Toad Update Solves an ID Mystery
A few weeks ago, when we went on the walk at the Center for Biological Research Studies, I saw an unfamiliar amphibian.
Looking at the small picture on my camera screen, the director identified it for me as a Gulf Coast toadlet, but later, when he saw the actual photo, he said that instead it was a Woodhouse’s Toad toadlet. I checked in my file of unidentified species from our farm, and found photos of the same type of toad, from July of 2014.
One thing I have learned when I take pictures, is to try to capture as many angles as possible. Sometimes you need to know details like the shape of the ear or the stripes on the leg, to figure out what species you are looking at.
So when I took pictures of this amphibian, I got pictures of the underside as well.
According to the Audubon Field Guide to Reptiles and Amphibians, Woodhouse’s Toad has four subspecies — Woodhouse’s, Southwestern, East Texas, and Fowler’s (and the director told me that there has been a lot of discussion as to whether these are one species or multiple). I still would never have identified this toad from the guidebook, because they only show one photo, of an adult, and it doesn’t look like the ones I saw. But once I had the species name, and looked at the description, I read that the East Texas subspecies has a dark back and a spotted chest. And the sound file at Texas Parks and Wildlife Department, matches what we hear.
And apparently, both times I was very lucky to see it, in the day time at least, because they are primarily nocturnal, and usually hide during the day.
So I am very glad to have an identification for this species at last.
Also, back in May, my daughter and her family were visiting, and we took my grandson down to the creek to play. Just as we were about to sit down, my daughter noticed a frog I had never seen here before.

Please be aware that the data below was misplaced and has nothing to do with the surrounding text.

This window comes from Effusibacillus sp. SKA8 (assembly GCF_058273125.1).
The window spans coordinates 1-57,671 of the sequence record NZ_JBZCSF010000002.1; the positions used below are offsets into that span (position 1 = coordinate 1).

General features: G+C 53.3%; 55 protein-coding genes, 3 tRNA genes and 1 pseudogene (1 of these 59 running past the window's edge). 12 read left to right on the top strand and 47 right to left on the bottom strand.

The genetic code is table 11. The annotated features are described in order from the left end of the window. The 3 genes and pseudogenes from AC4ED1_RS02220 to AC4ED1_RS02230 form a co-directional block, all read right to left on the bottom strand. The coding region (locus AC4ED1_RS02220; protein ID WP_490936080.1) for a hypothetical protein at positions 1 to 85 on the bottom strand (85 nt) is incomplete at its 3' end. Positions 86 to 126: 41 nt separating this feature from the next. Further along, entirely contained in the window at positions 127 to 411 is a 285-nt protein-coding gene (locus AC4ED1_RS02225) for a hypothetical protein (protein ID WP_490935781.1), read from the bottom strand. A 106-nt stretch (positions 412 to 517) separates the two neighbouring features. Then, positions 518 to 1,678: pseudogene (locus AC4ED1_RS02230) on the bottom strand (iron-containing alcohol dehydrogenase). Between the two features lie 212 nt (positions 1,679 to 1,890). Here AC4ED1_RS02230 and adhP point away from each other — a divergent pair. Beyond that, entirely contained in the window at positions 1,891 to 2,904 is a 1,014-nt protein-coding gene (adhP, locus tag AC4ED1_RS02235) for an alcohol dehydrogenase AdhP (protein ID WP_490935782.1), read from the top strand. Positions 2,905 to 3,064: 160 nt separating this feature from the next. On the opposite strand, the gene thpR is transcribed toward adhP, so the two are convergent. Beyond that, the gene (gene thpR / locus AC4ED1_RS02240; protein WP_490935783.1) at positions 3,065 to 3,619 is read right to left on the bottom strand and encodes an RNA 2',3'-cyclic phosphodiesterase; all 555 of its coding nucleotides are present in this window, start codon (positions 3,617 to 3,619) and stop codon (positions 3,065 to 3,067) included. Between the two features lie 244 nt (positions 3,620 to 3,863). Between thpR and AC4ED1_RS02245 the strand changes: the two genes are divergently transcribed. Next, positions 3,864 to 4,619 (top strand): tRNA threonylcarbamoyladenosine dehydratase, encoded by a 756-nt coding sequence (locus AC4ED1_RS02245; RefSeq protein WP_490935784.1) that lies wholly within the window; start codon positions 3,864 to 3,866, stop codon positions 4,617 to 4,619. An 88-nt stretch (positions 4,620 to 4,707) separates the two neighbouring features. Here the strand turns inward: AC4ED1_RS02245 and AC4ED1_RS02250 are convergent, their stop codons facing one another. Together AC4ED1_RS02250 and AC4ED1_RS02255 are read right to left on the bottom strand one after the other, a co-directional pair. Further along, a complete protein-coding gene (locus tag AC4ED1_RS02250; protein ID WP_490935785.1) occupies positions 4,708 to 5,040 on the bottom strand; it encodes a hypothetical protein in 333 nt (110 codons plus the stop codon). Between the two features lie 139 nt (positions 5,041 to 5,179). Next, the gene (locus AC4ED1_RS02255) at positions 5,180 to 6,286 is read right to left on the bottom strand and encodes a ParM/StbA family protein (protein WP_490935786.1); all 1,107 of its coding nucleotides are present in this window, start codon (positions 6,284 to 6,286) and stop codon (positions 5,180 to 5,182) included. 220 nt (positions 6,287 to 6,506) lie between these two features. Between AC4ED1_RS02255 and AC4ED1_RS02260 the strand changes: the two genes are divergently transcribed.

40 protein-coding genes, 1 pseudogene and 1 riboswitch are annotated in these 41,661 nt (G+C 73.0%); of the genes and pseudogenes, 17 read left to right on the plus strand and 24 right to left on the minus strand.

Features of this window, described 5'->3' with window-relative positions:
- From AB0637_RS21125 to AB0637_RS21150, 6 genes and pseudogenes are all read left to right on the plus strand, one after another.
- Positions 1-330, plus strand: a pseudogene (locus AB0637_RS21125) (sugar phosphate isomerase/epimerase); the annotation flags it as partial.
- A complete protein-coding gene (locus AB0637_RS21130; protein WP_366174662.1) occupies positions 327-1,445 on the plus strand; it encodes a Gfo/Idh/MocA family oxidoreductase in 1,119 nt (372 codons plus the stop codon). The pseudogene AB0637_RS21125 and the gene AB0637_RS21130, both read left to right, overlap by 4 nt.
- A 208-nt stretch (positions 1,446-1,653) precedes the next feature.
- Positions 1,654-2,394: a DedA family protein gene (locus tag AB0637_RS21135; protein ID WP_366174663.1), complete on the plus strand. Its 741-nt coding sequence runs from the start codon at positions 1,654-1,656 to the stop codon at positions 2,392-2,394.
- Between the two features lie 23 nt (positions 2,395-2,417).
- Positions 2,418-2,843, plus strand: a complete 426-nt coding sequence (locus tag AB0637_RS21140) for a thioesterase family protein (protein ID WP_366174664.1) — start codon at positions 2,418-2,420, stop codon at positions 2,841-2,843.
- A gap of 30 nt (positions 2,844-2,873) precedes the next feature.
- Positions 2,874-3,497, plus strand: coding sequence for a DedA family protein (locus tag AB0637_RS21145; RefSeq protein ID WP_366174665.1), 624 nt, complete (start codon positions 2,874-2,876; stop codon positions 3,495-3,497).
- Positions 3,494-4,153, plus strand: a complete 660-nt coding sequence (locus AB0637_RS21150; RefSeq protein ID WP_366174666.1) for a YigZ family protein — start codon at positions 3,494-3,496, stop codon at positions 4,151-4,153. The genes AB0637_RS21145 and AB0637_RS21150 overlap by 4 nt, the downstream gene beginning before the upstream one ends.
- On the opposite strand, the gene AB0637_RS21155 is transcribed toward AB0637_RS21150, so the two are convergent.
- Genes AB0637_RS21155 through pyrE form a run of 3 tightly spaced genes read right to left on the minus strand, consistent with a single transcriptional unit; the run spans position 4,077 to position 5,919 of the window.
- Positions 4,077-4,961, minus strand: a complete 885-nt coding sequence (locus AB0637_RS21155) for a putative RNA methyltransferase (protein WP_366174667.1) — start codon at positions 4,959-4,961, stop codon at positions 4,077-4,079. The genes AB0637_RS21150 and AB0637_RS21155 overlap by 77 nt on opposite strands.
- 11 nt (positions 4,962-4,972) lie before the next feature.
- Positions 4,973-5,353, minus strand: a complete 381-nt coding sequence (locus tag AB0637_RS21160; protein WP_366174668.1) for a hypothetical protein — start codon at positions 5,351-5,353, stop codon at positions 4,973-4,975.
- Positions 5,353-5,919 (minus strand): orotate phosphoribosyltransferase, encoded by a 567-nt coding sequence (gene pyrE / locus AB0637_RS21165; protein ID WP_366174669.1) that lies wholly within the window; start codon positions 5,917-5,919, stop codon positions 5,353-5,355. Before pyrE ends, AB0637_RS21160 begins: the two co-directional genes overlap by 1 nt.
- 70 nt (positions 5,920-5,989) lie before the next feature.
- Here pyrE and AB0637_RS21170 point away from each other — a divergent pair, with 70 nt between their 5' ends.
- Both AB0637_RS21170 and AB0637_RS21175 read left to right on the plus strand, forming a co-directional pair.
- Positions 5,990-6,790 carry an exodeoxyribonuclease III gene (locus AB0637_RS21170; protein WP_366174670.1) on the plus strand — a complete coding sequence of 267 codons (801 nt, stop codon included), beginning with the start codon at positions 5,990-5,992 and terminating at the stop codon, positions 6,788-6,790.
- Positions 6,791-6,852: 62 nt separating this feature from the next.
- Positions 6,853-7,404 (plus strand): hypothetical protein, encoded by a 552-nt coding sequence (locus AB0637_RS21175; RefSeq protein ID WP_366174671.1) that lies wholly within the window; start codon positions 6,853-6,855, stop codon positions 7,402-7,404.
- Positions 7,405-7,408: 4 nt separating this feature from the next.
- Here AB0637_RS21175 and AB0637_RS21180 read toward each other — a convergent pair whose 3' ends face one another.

Fortunately, this one was easy to identify — it is a Green Frog, subspecies Bronze Frog. I really love that line of bright green color under its eye and tympanum.
I will add them to my ongoing list of the species we have documented on the farm — that will bring our list of amphibians up to ten!
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Nice work, it’s always satisfying to ‘nail’ an id.
I do like tucking in a loose end, especially one I would have never figured out. I don’t know how people do figure out what color and appearance changes individual animals go through, much less which ones belong together in a species. So glad there are smart people out there!
What you mention about photographing from all angles has been one of the hardest things for me to learn with flowers. So often it’s the shape of a leaf or their arrangement on the stem that tells the tale. There are instances when I just give up, because the differences are so slight or so hard to determine without microscopes that — well, I confess I don’t care. For my purposes, genus and species is good enough, without trying to pin down the variations.
I am envious of your toads. I rarely see a toad or frog, although I often scare them up and know they’re around because of their “ker-plunks”!
I am looking at the snake that’s up there with the title “New Snake ID.” It tooks to me like a plain-bellied water snake. I’m going to go have a look.